Secret Garden of Survival – How to Grow a Camouflaged Food Forest — 3 Comments

  1. Thanks Doc. I lived in N.C. back in the 70’s for a while. Looks like you’ve got me buying another book. I bought the one about alternative building and it IS a must read for anyone thinking of doing it “outside the box”. Savon Lecoulle (think that’s how you spell his name) is my favorite builder. Again, the east coast has a much different growing season than the north west so, I hope you or other readers can give me suggestions. Black berries are a troublesome plant up here but, I figure if I plant a plant or two inside a deep cement planter as I will do with my bamboo ( you well know that it grows like a weed) I should be able to enjoy both.

  2. I found this interesting article about hunter gatherers while doing the research for the above blog post.

    Original Affluent Society
    Hunter-gatherers need only work about fifteen to twenty hours a week in order to survive.

    “The “original affluent society” is a theory postulating that hunter-gatherers were the original affluent society. This theory was first articulated by Marshall Sahlins at a symposium entitled “Man the Hunter” held in Chicago in 1966. The significance of the theory stems from its role in shifting anthropological thought away from seeing hunter-gatherer societies as primitive, to seeing them as practitioners of a refined mode of subsistence.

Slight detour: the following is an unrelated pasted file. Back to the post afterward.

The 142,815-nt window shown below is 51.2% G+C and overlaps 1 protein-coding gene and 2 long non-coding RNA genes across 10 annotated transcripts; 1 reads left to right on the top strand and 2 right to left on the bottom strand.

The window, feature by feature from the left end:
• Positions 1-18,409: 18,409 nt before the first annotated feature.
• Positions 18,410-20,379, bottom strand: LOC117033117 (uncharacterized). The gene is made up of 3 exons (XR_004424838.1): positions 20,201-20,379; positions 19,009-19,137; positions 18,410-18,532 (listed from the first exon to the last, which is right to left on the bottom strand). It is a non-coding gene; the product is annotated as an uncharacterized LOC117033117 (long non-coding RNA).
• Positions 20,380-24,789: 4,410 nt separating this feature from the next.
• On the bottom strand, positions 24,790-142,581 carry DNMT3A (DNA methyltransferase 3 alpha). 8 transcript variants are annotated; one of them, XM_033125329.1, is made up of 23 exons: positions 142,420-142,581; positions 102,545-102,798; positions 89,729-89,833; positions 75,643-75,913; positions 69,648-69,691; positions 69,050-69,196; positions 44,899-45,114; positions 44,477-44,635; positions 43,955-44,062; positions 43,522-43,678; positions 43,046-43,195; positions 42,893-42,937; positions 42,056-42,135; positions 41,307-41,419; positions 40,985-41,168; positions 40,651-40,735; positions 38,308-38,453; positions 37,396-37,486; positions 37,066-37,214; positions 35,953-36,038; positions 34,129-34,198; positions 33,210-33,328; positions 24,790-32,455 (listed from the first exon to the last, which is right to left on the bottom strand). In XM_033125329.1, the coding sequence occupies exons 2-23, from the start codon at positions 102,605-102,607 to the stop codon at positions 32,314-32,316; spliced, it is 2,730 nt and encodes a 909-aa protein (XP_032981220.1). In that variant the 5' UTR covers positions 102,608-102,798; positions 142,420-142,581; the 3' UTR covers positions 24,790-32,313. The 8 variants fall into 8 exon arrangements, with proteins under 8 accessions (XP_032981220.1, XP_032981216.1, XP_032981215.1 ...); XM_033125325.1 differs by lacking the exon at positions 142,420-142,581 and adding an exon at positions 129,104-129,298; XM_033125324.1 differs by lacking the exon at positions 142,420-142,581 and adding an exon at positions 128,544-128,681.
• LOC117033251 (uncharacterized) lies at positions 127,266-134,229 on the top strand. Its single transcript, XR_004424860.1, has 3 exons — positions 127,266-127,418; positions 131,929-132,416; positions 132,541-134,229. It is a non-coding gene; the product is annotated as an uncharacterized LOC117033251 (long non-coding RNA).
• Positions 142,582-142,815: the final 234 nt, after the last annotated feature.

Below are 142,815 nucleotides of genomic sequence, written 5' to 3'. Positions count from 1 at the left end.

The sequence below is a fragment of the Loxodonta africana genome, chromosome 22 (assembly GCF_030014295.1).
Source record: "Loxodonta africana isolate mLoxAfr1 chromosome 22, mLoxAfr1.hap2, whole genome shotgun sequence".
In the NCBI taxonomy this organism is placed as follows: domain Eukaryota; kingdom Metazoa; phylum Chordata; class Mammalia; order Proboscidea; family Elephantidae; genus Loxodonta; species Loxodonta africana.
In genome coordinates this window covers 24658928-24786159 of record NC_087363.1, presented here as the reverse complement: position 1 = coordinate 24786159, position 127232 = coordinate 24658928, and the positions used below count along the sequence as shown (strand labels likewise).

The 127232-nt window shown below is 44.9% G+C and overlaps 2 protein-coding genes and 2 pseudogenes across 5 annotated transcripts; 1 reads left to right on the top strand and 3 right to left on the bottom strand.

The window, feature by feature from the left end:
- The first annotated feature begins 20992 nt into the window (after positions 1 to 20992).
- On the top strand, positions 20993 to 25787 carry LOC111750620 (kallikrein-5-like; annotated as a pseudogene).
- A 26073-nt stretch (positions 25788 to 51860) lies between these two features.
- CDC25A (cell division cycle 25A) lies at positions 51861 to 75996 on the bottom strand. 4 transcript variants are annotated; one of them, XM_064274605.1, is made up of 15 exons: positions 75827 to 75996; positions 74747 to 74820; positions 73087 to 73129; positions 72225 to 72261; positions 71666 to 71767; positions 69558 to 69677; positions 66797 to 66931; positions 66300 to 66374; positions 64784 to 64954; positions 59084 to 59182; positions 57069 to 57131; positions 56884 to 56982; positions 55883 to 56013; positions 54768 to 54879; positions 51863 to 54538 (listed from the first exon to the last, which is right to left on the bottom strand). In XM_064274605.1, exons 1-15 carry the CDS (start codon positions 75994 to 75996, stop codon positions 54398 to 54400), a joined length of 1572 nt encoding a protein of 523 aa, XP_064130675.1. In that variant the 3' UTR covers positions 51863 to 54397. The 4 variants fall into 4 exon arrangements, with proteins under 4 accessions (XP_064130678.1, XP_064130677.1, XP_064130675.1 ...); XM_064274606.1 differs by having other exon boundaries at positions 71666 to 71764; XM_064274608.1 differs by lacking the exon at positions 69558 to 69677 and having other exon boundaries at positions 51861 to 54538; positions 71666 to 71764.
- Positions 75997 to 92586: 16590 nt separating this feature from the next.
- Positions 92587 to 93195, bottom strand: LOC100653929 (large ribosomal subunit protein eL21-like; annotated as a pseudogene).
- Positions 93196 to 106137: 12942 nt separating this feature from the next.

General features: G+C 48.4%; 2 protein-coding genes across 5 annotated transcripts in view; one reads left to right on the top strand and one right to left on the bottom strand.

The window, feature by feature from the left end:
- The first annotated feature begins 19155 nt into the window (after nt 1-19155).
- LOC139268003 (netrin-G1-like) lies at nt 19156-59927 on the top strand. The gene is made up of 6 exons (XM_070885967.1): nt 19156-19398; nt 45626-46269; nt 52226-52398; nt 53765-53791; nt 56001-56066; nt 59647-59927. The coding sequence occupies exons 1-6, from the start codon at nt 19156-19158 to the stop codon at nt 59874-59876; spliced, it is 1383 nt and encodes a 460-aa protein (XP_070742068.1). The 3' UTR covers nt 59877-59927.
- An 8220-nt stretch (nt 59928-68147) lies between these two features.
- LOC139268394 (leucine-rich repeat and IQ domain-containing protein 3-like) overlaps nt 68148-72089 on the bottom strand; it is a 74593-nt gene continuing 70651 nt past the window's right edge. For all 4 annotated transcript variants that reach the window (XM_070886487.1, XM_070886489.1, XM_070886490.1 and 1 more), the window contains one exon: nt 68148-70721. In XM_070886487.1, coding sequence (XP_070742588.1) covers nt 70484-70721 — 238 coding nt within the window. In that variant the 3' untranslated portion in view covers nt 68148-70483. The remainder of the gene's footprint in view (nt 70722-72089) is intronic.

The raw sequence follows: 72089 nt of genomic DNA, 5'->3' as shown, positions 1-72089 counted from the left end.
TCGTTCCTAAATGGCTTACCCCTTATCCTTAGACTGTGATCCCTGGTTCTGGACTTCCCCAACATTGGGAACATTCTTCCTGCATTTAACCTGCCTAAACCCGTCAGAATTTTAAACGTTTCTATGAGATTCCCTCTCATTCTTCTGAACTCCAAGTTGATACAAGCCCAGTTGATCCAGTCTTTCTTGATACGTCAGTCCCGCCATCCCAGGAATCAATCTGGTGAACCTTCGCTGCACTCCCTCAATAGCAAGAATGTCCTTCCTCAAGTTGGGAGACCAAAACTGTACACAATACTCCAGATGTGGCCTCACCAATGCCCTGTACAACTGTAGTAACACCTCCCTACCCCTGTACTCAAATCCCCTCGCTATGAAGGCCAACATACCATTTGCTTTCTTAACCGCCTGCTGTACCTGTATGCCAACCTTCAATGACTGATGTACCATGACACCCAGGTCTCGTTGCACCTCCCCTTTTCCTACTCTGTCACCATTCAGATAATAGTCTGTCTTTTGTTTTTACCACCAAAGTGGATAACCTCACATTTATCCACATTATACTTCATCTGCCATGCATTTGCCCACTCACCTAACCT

At the time of the symposium new research by anthropologists, such as Richard B. Lee’s work on the !Kung of southern Africa, was challenging popular notions that hunter-gatherer societies were always near the brink of starvation and continuously engaged in a struggle for survival.[1] Sahlins gathered the data from these studies and used it to support a comprehensive argument that states that hunter-gatherers did not suffer from deprivation, but instead lived in a society in which “all the people’s wants are easily satisfied.”

    These studies show that hunter-gatherers need only work about fifteen to twenty hours a week in order to survive and may devote the rest of their time to leisure.”


    • While SOME groups of hunter-gatherers were undoubtedly living in an abundant location, allowing them time for leisure, other groups undoubtedly lived in more difficult conditions.

      Just as people of today have an extremely wide variety of cultures, skills, and values depending upon the resources available where they live, ancient hunter gatherers no doubt had similar variances in their lifestyle.

      Also, when a group found a particularly abundant area, they may not have needed to spend as much time getting food, but inevitably, they would need to spend more time defending that very prime area from others.

      Leisure? I think not.

      Just a different type of effort expended on different needs, more likely.

Leave a Reply to Carroll Cancel reply

Your email address will not be published.

This site uses Akismet to reduce spam. Learn how your comment data is processed.

HTML tags allowed in your comment: <a href="" title=""> <abbr title=""> <acronym title=""> <b> <blockquote cite=""> <cite> <code> <del datetime=""> <em> <i> <q cite=""> <s> <strike> <strong>